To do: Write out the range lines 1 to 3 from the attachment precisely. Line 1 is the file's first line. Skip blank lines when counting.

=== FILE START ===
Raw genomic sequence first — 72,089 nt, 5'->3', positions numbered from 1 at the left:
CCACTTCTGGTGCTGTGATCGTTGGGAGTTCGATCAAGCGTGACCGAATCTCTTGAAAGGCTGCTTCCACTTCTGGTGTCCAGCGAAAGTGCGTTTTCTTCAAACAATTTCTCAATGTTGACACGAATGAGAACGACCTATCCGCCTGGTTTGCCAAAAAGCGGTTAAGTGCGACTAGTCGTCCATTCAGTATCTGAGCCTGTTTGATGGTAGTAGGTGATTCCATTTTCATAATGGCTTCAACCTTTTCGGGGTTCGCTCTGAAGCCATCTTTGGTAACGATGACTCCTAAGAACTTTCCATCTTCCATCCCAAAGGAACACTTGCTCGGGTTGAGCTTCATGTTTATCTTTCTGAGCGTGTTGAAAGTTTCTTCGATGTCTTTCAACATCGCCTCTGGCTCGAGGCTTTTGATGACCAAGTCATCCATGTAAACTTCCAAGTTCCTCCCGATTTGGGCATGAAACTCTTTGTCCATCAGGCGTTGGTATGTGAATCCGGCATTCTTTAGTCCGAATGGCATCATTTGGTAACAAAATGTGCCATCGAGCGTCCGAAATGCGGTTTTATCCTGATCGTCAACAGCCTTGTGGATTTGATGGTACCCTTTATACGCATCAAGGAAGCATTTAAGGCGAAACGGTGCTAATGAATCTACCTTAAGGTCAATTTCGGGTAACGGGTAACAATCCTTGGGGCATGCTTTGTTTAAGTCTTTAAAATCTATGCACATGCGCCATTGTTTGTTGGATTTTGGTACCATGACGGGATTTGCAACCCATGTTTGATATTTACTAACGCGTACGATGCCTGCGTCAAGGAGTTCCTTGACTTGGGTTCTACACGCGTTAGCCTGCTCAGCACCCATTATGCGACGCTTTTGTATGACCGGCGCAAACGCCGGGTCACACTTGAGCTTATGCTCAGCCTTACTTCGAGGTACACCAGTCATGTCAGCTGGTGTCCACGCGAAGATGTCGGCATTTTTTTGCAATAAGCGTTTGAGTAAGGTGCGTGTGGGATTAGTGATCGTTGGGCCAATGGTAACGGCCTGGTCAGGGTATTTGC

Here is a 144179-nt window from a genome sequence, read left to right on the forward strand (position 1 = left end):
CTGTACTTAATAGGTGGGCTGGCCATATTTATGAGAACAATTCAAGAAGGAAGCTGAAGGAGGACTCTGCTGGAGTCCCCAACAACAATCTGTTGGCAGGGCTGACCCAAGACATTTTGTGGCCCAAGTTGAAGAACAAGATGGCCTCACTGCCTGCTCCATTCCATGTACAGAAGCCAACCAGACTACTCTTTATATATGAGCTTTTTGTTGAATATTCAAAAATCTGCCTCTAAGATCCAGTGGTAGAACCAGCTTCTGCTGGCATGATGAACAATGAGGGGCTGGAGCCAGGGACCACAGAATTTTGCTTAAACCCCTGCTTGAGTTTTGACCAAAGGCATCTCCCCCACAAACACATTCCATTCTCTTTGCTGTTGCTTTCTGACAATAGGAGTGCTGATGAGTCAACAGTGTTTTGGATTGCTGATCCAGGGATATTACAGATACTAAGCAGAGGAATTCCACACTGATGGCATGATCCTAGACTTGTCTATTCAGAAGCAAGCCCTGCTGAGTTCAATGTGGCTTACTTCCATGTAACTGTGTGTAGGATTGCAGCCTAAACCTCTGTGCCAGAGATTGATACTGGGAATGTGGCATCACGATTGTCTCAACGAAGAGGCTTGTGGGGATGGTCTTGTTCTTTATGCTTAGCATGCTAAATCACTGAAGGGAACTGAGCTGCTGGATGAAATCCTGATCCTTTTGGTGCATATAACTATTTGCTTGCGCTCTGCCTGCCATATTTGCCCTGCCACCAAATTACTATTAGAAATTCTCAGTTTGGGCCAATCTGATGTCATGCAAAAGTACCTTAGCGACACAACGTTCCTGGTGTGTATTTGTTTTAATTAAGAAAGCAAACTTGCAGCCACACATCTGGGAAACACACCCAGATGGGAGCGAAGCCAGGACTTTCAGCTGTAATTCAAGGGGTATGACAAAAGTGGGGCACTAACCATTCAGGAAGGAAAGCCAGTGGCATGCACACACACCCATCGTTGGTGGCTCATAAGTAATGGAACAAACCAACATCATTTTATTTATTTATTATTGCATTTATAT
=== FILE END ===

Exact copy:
Raw genomic sequence first — 72,089 nt, 5'->3', positions numbered from 1 at the left:
CCACTTCTGGTGCTGTGATCGTTGGGAGTTCGATCAAGCGTGACCGAATCTCTTGAAAGGCTGCTTCCACTTCTGGTGTCCAGCGAAAGTGCGTTTTCTTCAAACAATTTCTCAATGTTGACACGAATGAGAACGACCTATCCGCCTGGTTTGCCAAAAAGCGGTTAAGTGCGACTAGTCGTCCATTCAGTATCTGAGCCTGTTTGATGGTAGTAGGTGATTCCATTTTCATAATGGCTTCAACCTTTTCGGGGTTCGCTCTGAAGCCATCTTTGGTAACGATGACTCCTAAGAACTTTCCATCTTCCATCCCAAAGGAACACTTGCTCGGGTTGAGCTTCATGTTTATCTTTCTGAGCGTGTTGAAAGTTTCTTCGATGTCTTTCAACATCGCCTCTGGCTCGAGGCTTTTGATGACCAAGTCATCCATGTAAACTTCCAAGTTCCTCCCGATTTGGGCATGAAACTCTTTGTCCATCAGGCGTTGGTATGTGAATCCGGCATTCTTTAGTCCGAATGGCATCATTTGGTAACAAAATGTGCCATCGAGCGTCCGAAATGCGGTTTTATCCTGATCGTCAACAGCCTTGTGGATTTGATGGTACCCTTTATACGCATCAAGGAAGCATTTAAGGCGAAACGGTGCTAATGAATCTACCTTAAGGTCAATTTCGGGTAACGGGTAACAATCCTTGGGGCATGCTTTGTTTAAGTCTTTAAAATCTATGCACATGCGCCATTGTTTGTTGGATTTTGGTACCATGACGGGATTTGCAACCCATGTTTGATATTTACTAACGCGTACGATGCCTGCGTCAAGGAGTTCCTTGACTTGGGTTCTACACGCGTTAGCCTGCTCAGCACCCATTATGCGACGCTTTTGTATGACCGGCGCAAACGCCGGGTCACACTTGAGCTTATGCTCAGCCTTACTTCGAGGTACACCAGTCATGTCAGCTGGTGTCCACGCGAAGATGTCGGCATTTTTTTGCAATAAGCGTTTGAGTAAGGTGCGTGTGGGATTAGTGATCGTTGGGCCAATGGTAACGGCCTGGTCAGGGTATTTGC

Here is a 144179-nt window from a genome sequence, read left to right on the forward strand (position 1 = left end):